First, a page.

British public-service broadcaster Channel 4 last night broadcast a film about the “Trumpian brave new world of ‘America first'”, claiming “we should all be worried”, because “with nuclear weapons at play, it may decide the future of the entire world”.
“The first ten weeks of the Trump presidency have witnessed a descent into chaos and confusion,” says transgendered presenter Abi Austen in the opening line of the film, called President Trump: How Scared Should We Be?
Immediately, President Donald J. Trump is accused of being “ignorant and erratic” during the campaign and making “blood-curdling pledges to the American people”.
On America’s nuclear capability, the host said: “This awesome power is now wielded by a former game show host with no political experience and no knowledge of international diplomacy.”
The film recognises that Mr. Trump’s approval ratings amongst those who voted for him remain strong, but then systematically attacks him for attempting to implement election pledges.
The programme features a host of “experts” and former government advisers raising speculative concerns. Carlos Diaz-Rosillo, a director of policy for Mr. Trump, is briefly allowed to defend his administration. No extra time is given to optimistic, third-party, pro-Trump voices and opinions.
Channel 4 claims all of its news programmes are “presented with due impartiality” as required by UK law.
The implication that Mr. Trump’s presidency risks nuclear war appears to be based on the fact that some people in his administration are proudly on the political right, and the power of bureaucrats could be reduced and some checks and balances removed as the president seeks to streamline big government.
Mr. Trump’s chief strategist, Stephen K. Bannon, stands accused of harbouring “far-right, ultra-nationalist views” by one interviewee. They offered no platform for anyone to push back against this outrageous claim.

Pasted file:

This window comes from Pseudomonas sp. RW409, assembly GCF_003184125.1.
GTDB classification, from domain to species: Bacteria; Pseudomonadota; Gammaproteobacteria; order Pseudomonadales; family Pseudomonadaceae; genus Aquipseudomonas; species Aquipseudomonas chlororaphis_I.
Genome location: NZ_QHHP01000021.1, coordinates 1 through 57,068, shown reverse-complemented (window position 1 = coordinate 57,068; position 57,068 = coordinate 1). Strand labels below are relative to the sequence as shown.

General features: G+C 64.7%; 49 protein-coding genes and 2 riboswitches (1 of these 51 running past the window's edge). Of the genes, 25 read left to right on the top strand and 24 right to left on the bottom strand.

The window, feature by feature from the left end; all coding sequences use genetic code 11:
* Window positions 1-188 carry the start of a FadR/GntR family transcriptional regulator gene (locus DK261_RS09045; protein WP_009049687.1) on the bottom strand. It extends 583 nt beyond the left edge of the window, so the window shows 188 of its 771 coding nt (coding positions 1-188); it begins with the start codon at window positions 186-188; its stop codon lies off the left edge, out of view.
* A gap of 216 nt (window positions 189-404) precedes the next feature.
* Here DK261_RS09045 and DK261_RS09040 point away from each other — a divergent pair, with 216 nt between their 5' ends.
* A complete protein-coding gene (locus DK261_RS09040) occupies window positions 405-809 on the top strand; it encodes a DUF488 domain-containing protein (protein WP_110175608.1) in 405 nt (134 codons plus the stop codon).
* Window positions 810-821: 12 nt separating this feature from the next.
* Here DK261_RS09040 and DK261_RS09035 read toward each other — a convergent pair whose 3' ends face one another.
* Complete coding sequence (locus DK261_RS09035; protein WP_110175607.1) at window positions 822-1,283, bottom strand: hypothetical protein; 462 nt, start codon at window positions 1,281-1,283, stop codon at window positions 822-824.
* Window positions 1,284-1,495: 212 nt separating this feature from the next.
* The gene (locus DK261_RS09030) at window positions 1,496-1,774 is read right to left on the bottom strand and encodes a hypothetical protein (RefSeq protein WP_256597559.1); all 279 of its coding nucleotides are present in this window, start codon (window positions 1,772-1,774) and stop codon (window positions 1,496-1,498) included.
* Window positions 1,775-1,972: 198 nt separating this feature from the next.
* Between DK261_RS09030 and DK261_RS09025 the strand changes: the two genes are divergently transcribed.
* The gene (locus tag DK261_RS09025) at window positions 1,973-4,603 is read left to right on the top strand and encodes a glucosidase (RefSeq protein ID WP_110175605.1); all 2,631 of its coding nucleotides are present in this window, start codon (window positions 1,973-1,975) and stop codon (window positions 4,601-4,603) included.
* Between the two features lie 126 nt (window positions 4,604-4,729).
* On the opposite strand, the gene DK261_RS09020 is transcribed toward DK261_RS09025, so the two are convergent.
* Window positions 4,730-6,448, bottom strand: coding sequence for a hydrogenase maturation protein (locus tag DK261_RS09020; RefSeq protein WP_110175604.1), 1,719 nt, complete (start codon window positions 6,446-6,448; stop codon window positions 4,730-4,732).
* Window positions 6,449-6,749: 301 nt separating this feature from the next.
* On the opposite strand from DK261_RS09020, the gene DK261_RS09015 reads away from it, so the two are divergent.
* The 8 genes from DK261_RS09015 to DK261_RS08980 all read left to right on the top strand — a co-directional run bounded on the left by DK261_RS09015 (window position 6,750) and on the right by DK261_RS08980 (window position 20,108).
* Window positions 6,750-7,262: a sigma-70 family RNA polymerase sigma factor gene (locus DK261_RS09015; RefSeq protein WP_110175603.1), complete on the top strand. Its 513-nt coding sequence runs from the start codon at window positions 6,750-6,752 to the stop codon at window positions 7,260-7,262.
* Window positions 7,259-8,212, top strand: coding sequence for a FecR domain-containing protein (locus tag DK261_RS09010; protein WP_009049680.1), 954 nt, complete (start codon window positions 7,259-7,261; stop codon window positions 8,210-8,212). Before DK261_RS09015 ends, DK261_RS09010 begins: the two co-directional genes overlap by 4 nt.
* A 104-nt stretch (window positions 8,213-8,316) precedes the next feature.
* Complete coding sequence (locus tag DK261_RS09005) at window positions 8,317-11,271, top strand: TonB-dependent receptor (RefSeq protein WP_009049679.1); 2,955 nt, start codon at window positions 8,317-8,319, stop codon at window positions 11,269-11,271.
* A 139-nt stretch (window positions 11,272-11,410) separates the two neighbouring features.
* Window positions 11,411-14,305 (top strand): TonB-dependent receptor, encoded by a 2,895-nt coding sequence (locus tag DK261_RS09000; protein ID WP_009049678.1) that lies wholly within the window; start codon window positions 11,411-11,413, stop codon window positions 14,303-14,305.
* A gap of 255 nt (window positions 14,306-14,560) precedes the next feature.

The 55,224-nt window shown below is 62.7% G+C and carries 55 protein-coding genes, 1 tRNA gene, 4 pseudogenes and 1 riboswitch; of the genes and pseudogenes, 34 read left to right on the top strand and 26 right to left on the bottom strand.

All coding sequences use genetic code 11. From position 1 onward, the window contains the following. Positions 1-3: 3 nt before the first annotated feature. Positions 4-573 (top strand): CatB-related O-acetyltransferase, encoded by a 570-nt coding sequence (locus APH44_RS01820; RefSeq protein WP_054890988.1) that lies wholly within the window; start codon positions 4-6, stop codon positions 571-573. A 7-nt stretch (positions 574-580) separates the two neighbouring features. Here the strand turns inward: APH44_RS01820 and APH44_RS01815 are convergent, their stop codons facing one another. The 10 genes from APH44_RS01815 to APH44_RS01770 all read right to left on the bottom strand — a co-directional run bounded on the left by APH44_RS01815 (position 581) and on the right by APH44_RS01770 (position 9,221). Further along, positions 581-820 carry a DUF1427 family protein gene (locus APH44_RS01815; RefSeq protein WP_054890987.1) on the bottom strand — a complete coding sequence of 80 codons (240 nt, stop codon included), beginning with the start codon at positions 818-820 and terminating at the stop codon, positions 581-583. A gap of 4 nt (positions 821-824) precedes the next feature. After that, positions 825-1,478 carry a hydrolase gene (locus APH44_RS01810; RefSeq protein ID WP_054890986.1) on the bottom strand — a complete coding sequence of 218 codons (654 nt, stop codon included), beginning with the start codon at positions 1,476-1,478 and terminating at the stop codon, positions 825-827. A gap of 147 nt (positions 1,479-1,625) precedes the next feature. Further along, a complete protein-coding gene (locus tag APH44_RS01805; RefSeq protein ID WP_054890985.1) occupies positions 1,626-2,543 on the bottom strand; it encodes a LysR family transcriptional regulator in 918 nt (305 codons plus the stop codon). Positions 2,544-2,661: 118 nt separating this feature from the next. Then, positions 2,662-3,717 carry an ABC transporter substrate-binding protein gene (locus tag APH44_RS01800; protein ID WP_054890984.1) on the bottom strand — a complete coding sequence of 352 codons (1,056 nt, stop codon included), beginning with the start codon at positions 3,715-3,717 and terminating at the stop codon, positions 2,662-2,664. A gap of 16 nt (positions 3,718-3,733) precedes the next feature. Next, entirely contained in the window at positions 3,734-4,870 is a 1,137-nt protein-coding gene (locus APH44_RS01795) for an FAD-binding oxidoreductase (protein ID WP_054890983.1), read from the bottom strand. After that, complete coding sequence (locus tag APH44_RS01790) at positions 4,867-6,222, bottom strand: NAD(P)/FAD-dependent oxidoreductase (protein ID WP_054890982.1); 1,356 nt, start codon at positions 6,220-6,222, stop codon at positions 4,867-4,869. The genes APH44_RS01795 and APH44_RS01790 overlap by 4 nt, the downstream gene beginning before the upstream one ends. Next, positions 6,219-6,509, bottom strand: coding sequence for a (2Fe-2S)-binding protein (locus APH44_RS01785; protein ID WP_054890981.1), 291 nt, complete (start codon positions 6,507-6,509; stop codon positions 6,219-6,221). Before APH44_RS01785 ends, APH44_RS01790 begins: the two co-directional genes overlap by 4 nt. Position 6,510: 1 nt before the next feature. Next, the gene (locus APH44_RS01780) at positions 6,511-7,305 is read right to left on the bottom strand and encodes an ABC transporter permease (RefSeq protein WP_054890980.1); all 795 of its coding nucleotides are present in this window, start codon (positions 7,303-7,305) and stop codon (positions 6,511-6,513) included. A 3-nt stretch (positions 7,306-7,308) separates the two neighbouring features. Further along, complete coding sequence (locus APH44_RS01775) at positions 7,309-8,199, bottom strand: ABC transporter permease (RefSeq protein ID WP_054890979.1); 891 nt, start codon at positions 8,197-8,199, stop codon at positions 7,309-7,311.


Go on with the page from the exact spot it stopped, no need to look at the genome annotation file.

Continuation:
The presenter says Mr. Bannon is “a man who inspires fear and mockery”, describing him as a “deeply religious Roman Catholic” who “sees America as engaged in an epic struggle for survival with what he calls ‘Islamic Fascism'”.
As evidence of the alleged threat of nuclear war, the programme highlights a story about the U.S. President allegedly allowing a security agent with access to nuclear codes to pose for a selfie in a public place.
As the programme continues to attack Mr. Trump for “aggressively” confronting terror, it simultaneously criticises him for adopting a more isolationist stance and allegedly backing off from “policing the world” and engaging in large-scale foreign military interventions.
“Trump speaks to the most primal emotions of Americans – and that is fear,” claims Tom Countryman, a career diplomat in the Barack Obama administration. “And as a consequence, he seems to view the United States’s role in the world not as a leader, but as a victim.”
Max Boot, a long-standing anti-Trump voice, adds: “You [want to] wall the United States off from the rest of the world. This is very dismaying to see these people who are really marginal political figures suddenly being put in the centre of policy making in this White House.”
Later, Mr. Countryman claimed those around Mr. Trump believe “alpha males have returned to the White House” which is “a theory that works very well amongst a gang of chimpanzees, and not among democratic citizens”.
“It’s an indication about a predisposition by this White House to resort more readily to military force than previous administrations have,” he adds, seemingly referring to a recent raid in Yemen.
On Russia, Mr. Trump is criticised for reaching out to Vladimir Putin, but also for risking war in Eastern Europe as he might “fall out” with the Russian president.
Mr. Boot says: “…there is a real danger that [Mr. Trump] will wind up taking us into a conflict that we did not intend.”
“There is no indication that Mr. Trump has made any effort to understand [the destructive power of nuclear weapons] in the same depth every other American president has,” adds Mr. Countryman.
“Never before has America had a Commander-in-Chief whose temperament has been so widely questioned,” concludes the presenter. “We should all be worried.”